How To Grow The Best Red Potatoes At Home

Red potatoes are a delight in the kitchen and the garden. They are easy to grow and, given the best conditions, will produce an abundant crop at harvest time. Let’s look at how to grow red potatoes in your home garden.

Plant red seed potatoes 8cm (3inches) deep in loose soil that has lots of well-rotted compost. Wait until the soil has warmed to at least 6°C (43°F) in the spring. Keep the plants 30cm (1ft) apart in rows that are 6cm (2ft) wide. Hill your potatoes a few times during the growing season, and keep them watered. Small potatoes can be harvested early, but wait until the plants have died back in the fall to harvest full-sized tubers.

Red potatoes are, quite simply, a potato that has red skin and white flesh. Red Potatoes are quite easy to grow. The simplest way to get started is to buy a bag of red seed potatoes from a garden centre, and stick them in the ground. While they will often grow in any soil and in most locations, these tips below will greatly improve your plant health and produce more potatoes.

Read Next: The best guide to prepare your home for autumn.


Before you plant your red potatoes, it is important to find the best seed potato and prepare it for planting.

Potatoes grow best in well-drained loamy soil with a pH of 5.5 to 6.5, but most parts of your garden with loose soil will work well. Prepare the potato bed in your garden by loosening the soil to a depth of at least 20cm (8 inches). If you can loosen the subsoil deeper than that it will greatly aid drainage and aeration. Compacted or lumpy soils will impede or stunt tuber growth.

It is also important to remove any rocks, twigs, or anything else that might impede the growth of the tubers. Any obstacles that the potatoes encounter while growing can make them bent and misshapen. Potatoes will generally handle cool weather, but wait until the soil temperature is at least 6°C (43°F) before planting. The soil temperature (and many other aspects of growing potatoes) can be improved by growing the potatoes under black plastic.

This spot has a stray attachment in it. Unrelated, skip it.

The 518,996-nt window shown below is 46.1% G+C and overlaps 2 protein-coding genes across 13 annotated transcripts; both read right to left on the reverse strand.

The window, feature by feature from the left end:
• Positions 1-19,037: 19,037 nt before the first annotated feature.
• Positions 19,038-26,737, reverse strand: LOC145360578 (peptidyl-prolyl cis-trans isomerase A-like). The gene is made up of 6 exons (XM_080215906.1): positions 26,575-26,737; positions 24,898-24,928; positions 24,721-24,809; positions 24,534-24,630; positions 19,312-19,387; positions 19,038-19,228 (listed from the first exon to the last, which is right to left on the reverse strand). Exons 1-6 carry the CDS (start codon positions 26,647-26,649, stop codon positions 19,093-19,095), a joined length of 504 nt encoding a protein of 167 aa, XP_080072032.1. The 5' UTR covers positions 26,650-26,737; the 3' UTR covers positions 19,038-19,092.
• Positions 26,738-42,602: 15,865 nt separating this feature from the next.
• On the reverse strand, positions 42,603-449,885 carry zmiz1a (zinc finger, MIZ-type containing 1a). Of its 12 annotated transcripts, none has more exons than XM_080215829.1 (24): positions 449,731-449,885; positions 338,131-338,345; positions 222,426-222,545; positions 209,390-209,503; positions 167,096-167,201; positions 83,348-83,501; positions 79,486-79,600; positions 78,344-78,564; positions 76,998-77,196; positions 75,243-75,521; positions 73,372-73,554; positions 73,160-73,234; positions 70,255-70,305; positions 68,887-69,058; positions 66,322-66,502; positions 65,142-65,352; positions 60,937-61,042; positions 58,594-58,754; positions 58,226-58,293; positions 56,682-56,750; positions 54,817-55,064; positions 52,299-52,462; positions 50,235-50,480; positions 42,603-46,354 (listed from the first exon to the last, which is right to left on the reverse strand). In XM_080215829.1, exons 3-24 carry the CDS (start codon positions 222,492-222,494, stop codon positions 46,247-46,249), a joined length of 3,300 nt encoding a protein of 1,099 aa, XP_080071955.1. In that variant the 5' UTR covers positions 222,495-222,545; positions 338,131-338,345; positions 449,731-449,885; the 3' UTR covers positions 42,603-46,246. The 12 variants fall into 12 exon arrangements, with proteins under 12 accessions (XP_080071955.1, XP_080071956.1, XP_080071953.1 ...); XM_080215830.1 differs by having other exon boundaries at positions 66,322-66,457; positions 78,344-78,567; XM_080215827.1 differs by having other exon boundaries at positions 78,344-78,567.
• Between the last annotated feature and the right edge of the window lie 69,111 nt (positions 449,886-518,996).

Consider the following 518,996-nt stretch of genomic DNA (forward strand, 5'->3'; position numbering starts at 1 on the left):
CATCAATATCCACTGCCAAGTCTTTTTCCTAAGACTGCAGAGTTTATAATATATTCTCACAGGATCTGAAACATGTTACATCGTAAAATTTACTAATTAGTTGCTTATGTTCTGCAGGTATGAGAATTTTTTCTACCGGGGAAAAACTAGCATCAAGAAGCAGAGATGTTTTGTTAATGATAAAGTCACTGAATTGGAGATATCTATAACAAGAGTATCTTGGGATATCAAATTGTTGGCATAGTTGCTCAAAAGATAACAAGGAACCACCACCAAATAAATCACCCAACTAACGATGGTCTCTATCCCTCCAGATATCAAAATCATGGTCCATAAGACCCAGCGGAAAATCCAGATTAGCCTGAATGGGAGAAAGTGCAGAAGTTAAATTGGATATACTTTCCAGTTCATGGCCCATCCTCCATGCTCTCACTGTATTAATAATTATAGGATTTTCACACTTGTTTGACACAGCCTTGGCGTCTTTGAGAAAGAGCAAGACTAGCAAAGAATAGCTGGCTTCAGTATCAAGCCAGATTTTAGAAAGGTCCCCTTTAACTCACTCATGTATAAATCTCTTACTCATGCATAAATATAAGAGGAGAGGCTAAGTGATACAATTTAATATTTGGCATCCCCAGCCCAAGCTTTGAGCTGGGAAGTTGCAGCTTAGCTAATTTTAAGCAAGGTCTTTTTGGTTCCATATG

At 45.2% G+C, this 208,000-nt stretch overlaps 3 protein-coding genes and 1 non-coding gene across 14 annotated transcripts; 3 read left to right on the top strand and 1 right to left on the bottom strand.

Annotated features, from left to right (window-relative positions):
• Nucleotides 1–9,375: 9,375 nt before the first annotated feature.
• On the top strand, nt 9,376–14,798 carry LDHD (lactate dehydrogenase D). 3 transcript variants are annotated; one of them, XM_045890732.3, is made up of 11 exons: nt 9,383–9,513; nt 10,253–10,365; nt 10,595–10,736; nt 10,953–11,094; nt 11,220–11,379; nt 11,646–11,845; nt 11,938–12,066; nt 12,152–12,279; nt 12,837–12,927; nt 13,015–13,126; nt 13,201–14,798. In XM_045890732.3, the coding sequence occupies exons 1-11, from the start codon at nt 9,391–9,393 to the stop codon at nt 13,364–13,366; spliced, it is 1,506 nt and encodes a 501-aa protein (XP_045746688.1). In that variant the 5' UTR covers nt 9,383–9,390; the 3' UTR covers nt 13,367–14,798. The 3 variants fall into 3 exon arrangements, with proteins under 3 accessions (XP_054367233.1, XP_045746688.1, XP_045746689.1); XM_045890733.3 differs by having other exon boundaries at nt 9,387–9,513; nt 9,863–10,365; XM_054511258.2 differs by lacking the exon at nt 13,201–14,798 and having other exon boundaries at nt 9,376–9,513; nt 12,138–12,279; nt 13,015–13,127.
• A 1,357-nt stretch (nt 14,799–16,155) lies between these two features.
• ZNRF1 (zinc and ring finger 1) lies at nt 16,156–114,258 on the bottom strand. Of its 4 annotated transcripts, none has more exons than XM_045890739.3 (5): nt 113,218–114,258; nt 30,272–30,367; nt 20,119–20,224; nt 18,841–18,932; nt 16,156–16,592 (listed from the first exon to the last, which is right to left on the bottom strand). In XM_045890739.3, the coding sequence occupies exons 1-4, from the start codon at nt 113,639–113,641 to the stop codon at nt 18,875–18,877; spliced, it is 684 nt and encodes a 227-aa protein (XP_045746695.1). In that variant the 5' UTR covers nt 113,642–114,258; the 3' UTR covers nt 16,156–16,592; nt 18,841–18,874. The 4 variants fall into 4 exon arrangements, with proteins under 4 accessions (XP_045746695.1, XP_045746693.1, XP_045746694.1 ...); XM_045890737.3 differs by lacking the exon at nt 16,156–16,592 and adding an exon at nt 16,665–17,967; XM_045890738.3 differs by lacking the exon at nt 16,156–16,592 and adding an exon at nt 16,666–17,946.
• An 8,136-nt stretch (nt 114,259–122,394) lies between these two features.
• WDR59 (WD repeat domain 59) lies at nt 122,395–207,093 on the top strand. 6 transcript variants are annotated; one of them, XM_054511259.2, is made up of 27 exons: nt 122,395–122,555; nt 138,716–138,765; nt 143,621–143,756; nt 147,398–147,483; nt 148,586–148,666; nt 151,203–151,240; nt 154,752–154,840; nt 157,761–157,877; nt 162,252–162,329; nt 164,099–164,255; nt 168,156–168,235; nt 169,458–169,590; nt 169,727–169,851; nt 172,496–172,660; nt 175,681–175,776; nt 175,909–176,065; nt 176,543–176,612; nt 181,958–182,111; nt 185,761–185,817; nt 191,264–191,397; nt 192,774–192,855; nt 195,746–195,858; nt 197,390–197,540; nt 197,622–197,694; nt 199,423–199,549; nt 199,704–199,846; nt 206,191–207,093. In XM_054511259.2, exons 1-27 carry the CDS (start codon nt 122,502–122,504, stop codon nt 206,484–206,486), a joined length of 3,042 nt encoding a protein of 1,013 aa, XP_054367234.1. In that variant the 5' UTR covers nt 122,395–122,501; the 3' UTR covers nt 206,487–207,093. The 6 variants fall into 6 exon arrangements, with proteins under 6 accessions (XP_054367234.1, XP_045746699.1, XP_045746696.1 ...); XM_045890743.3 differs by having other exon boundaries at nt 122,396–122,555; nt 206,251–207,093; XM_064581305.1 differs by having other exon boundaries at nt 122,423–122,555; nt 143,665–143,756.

Potato plant by lmaikr
Image by Imaikr

Mix a good amount of well-rotted compost or manure into the soil. This will not only feed your heavy-feeding potatoes throughout the season, but the added organic matter improves soil texture, providing better aeration and drainage. Phosphorus and potassium help build a plant’s roots are especially good for potatoes. They are readily available in good quality compost and manure. Nitrogen is also good for potatoes, but too much nitrogen causes more plants to grow than potatoes.

Take any large seed potatoes and cut them in half. You want at least two eyes on each seed potato, but 3 or 4 is better. Too few eyes and you won’t get as many potatoes. Too many eyes and you will produce a beautiful plant without any tubers.

Dig a hole about 8cm (3inches) deep and put in your seed potato with the eyes pointing up (they will become the green stems of the plant). Cover the seed potatoes by filling the hole and lightly packing the soil. Space the potatoes 30cm (1ft) apart in rows that are 60cm (2ft) wide. The potato plants will begin to emerge 2 to 3 weeks after planting.

Remember that potatoes also grow well in containers, cages or bags.


Potatoes need to be hilled a few times while they are growing. Hilling potatoes protects the plants from frost, keeps the potatoes away from sunlight, and suppresses the weeds. Once the plants are about 30cm (1ft) tall, hill your potatoes by piling about 15cm (6inches) of soil on the plant. The buried plant will quickly emerge again, and you can repeat this process a few more times throughout the summer and fall. You can also hill the potatoes with straw instead of soil.

While hilling your potatoes is important, there are several ways to grow potatoes without hilling them. In another article, we discuss four ways to grow potatoes without hilling.

It is important to keep your potatoes well watered. Not only are potatoes heavy-feeders but they are also heavy drinkers. A potato is composed of about 80% water, so providing consistent water will significantly improve your harvest.


Red potatoes generally come in early and mid-season varieties, making them ideal for growing in most locations. Check with a local garden centre or seed potato company to find which red potato variety is best for you.

While the potatoes are growing, you can sneak your hand under the plant a pull out a few small potatoes for a summer meal.

For a good-sized harvest, however, most potatoes are mature in around 100 days from planting. Typically, it is best to wait until the plants have died back with a hard fall frost. This article, here, goes into more detail about when is the best time to harvest potatoes.

To harvest your potatoes, carefully dig around the plants with a garden fork to loosen the soil. Be careful not to dig too close to the base of the plant or you risk skewering the potatoes with the tines. It is always exciting to gather the potatoes as they emerge from the soil. This is a particularly fun garden “chore” to do with children.

As a general rule, red potatoes do not store as well as white or yellow varieties, so bear this in mind when choosing which red potato you want to grow. However, than can still be cured and stored for several months for good winter eating.